First $100,000 Future Generation Prize Given to Brazilian ArtistSource: ARTINFO. Author: December 15th, 2010

KIEV— Brazilian artist Cinthia Marcelle has been awarded the inaugural $100,000 Future Generation Art Prize. She accepted the first iteration of the biannual prize for a trilogy of short films which, according to a catalogue of finalists' works, are "as political as they are economic, reflecting subversively on social behavior and social structures."

Known for her films, photographs, and installations that in the past have been featured in the 2006 Biennal de la Habana, Cuba, the 2007 Biennale de Lyon, and the Panorama da Arte Brasileira São Paulo (2007) and Madrid (2008), Marcelle received the award at a ceremony in Kiev on Friday that was attended by the prize's "artist mentors" Andreas Gursky, Jeff Koons, Damien Hirst, and Takashi Murakami. Other noted guests included Guggenheim director Richard Armstrong, Pompidou director Alfred Pacquement, Prada Foundation founder Miuccia Prada, and Tate director Nicholas Serota.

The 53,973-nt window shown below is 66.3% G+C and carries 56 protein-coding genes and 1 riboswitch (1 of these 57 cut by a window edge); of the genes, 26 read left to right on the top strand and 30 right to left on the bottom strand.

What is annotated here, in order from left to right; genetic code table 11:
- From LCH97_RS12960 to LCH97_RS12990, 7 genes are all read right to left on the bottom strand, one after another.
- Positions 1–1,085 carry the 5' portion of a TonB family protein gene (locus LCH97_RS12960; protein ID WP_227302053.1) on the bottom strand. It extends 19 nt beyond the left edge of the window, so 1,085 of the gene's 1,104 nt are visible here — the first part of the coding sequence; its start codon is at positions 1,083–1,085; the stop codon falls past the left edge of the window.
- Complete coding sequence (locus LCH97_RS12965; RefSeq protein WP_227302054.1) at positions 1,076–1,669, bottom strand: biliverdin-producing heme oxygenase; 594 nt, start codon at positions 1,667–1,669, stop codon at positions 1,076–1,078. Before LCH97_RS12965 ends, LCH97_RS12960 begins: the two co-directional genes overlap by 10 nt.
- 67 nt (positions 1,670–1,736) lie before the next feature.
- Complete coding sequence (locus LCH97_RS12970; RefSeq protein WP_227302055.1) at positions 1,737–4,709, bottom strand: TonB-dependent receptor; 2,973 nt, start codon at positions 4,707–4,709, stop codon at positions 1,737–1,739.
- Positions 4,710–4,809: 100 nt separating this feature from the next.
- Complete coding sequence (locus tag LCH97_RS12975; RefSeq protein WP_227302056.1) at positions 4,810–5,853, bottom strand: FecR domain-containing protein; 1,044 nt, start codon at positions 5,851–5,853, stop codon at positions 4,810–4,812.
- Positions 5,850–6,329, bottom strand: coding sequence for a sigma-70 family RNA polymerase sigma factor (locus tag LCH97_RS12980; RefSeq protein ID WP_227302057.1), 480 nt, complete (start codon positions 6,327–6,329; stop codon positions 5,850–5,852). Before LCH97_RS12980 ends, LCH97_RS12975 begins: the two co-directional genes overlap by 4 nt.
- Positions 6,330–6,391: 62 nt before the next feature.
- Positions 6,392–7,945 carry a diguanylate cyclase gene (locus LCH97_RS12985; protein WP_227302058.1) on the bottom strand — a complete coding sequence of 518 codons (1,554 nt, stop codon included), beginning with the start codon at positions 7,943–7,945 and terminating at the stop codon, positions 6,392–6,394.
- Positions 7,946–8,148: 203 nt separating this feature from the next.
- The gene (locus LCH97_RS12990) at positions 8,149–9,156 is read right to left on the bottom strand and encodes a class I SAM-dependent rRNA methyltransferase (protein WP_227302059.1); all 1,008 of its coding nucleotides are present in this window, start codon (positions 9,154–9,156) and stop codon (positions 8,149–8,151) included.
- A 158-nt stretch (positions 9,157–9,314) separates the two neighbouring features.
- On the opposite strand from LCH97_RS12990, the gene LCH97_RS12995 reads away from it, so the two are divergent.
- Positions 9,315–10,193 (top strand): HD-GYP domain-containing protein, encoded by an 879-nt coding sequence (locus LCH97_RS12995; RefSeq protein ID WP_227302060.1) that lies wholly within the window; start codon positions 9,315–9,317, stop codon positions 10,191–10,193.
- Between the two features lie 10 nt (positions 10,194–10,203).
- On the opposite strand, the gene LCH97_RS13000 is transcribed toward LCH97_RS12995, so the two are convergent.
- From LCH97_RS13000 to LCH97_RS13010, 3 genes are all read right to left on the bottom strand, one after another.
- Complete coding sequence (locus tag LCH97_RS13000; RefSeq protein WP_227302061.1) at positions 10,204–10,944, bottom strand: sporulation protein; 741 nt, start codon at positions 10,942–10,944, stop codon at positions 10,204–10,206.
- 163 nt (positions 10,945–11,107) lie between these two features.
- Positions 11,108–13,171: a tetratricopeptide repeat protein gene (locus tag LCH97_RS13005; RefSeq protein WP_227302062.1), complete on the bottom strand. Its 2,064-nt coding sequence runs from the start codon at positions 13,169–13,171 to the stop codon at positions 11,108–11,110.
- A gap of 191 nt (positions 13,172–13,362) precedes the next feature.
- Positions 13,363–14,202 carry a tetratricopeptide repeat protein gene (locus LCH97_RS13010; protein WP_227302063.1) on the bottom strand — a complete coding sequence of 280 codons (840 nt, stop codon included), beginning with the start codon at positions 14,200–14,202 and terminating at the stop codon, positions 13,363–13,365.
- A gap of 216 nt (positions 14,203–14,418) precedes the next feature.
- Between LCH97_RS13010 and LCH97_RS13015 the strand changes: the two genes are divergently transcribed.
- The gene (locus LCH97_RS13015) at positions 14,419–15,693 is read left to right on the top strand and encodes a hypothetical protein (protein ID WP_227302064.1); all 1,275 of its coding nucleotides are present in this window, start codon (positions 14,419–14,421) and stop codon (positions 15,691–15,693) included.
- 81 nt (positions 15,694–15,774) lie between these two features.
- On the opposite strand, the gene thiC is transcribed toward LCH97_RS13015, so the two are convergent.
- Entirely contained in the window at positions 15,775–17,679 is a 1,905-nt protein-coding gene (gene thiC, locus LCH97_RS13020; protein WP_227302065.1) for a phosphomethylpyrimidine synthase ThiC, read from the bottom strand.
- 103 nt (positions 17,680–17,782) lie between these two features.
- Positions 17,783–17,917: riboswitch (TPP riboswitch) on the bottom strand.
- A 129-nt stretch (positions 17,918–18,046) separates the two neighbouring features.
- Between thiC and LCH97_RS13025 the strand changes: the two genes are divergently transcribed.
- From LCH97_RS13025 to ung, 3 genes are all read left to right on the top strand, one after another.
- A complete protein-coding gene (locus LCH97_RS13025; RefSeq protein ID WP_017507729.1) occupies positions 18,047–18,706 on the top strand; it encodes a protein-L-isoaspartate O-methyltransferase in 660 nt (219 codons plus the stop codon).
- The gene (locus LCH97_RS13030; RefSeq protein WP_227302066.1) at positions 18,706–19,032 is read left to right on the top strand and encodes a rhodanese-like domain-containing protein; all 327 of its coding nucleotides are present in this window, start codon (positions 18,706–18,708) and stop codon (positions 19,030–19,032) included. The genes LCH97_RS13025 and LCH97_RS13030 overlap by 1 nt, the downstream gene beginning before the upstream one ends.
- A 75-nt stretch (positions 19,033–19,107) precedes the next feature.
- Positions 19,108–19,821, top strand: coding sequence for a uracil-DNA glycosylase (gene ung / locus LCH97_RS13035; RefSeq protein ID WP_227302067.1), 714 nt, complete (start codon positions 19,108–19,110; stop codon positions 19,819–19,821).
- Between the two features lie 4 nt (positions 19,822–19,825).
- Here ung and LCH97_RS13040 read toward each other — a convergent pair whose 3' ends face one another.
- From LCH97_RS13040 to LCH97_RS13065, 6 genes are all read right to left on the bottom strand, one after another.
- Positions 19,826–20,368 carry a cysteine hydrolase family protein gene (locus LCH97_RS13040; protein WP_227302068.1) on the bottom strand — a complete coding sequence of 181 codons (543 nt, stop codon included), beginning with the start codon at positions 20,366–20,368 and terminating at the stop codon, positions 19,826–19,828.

Anyone under the age of 35 can apply online for the opportunity to win the international award, a democratic feature that led some 6,000 artists from 125 countries across six continents to submit work, the New York Times reports. (Marcelle, who was born in 1974 and lives and works in Belo Horizonte, is now 36, but was 35 when she applied.) One stipulation of the award is that $40,000 of the prize money must be allotted to the creation of new work. This year's winner was selected by an art-world A-list jury including Yale University art school dean Robert Storr and Chinese artist Ai Weiwei.

The Ukrainian Pinchuk Art Center will display Marcelle's award-winning videos along with the art submitted by the 20 other finalists — including such up-and-coming international art stars as South African artist Nicholas Hlobo, Guido van der Werve, Hugo Boss Prize finalist Cao Fei, Cartier Prize winner Simon Fujiwara, U.K. favorite Emily Wardill, and "Younger Than Jesus" artists Ziad Antar and Keren Cytter — through January 9. Romanian artist Mircea Nicolae received the $20,000 special jury prize that will fund an artist-in-residency program for the 30-year-old at the Victor Pinchuk Foundation.

The Future Generation prize is funded by the nonprofit Victor Pinchuk Foundation, which was created in 2006 by its namesake, billionaire art collector Victor Pinchuk, who was listed among Time magazine's 100 most influential people this year. The Ukrainian philanthropist, onetime parliament member, and business tycoon will purchase Marcelle's winning films for his own collection. "When I first saw her work I thought it is so smart and so beautiful I would like to acquire it," Pinchuk told the Times. "As I'm establishing a tradition of buying the winner's work I am glad the jury agreed."